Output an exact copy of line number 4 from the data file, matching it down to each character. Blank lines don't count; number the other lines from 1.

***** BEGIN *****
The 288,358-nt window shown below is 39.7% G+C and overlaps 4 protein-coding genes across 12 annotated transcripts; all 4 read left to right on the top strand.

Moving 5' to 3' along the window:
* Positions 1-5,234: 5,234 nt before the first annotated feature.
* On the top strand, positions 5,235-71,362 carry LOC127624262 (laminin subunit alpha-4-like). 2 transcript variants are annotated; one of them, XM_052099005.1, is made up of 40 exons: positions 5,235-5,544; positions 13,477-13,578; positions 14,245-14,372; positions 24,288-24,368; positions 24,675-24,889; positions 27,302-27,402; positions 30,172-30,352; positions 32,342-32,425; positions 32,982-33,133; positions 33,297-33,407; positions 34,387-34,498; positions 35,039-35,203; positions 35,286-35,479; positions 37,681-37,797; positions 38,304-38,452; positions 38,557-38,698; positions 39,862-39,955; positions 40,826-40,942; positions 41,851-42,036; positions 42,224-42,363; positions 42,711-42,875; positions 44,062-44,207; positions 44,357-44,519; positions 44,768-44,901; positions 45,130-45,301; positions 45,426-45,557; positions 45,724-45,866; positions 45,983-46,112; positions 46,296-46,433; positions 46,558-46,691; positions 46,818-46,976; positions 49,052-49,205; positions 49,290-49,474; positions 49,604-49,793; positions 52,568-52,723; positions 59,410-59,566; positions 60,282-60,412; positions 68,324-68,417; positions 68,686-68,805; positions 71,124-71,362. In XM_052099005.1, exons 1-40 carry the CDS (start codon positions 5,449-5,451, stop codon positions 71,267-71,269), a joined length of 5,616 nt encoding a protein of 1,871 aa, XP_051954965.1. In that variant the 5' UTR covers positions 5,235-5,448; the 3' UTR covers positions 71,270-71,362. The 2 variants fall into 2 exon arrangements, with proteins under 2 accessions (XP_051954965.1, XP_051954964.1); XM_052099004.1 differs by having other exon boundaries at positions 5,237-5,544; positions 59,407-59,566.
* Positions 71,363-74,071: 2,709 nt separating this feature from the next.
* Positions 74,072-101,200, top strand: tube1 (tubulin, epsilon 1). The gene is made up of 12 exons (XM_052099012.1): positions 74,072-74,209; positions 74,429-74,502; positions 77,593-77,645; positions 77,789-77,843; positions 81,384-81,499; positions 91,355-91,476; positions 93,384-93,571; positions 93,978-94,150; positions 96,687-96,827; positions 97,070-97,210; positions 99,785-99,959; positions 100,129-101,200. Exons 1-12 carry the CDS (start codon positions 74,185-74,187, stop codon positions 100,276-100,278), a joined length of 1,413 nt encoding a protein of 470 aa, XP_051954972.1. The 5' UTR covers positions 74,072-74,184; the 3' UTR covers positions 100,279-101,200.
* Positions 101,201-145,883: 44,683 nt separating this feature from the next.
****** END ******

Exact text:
* On the top strand, positions 5,235-71,362 carry LOC127624262 (laminin subunit alpha-4-like). 2 transcript variants are annotated; one of them, XM_052099005.1, is made up of 40 exons: positions 5,235-5,544; positions 13,477-13,578; positions 14,245-14,372; positions 24,288-24,368; positions 24,675-24,889; positions 27,302-27,402; positions 30,172-30,352; positions 32,342-32,425; positions 32,982-33,133; positions 33,297-33,407; positions 34,387-34,498; positions 35,039-35,203; positions 35,286-35,479; positions 37,681-37,797; positions 38,304-38,452; positions 38,557-38,698; positions 39,862-39,955; positions 40,826-40,942; positions 41,851-42,036; positions 42,224-42,363; positions 42,711-42,875; positions 44,062-44,207; positions 44,357-44,519; positions 44,768-44,901; positions 45,130-45,301; positions 45,426-45,557; positions 45,724-45,866; positions 45,983-46,112; positions 46,296-46,433; positions 46,558-46,691; positions 46,818-46,976; positions 49,052-49,205; positions 49,290-49,474; positions 49,604-49,793; positions 52,568-52,723; positions 59,410-59,566; positions 60,282-60,412; positions 68,324-68,417; positions 68,686-68,805; positions 71,124-71,362. In XM_052099005.1, exons 1-40 carry the CDS (start codon positions 5,449-5,451, stop codon positions 71,267-71,269), a joined length of 5,616 nt encoding a protein of 1,871 aa, XP_051954965.1. In that variant the 5' UTR covers positions 5,235-5,448; the 3' UTR covers positions 71,270-71,362. The 2 variants fall into 2 exon arrangements, with proteins under 2 accessions (XP_051954965.1, XP_051954964.1); XM_052099004.1 differs by having other exon boundaries at positions 5,237-5,544; positions 59,407-59,566.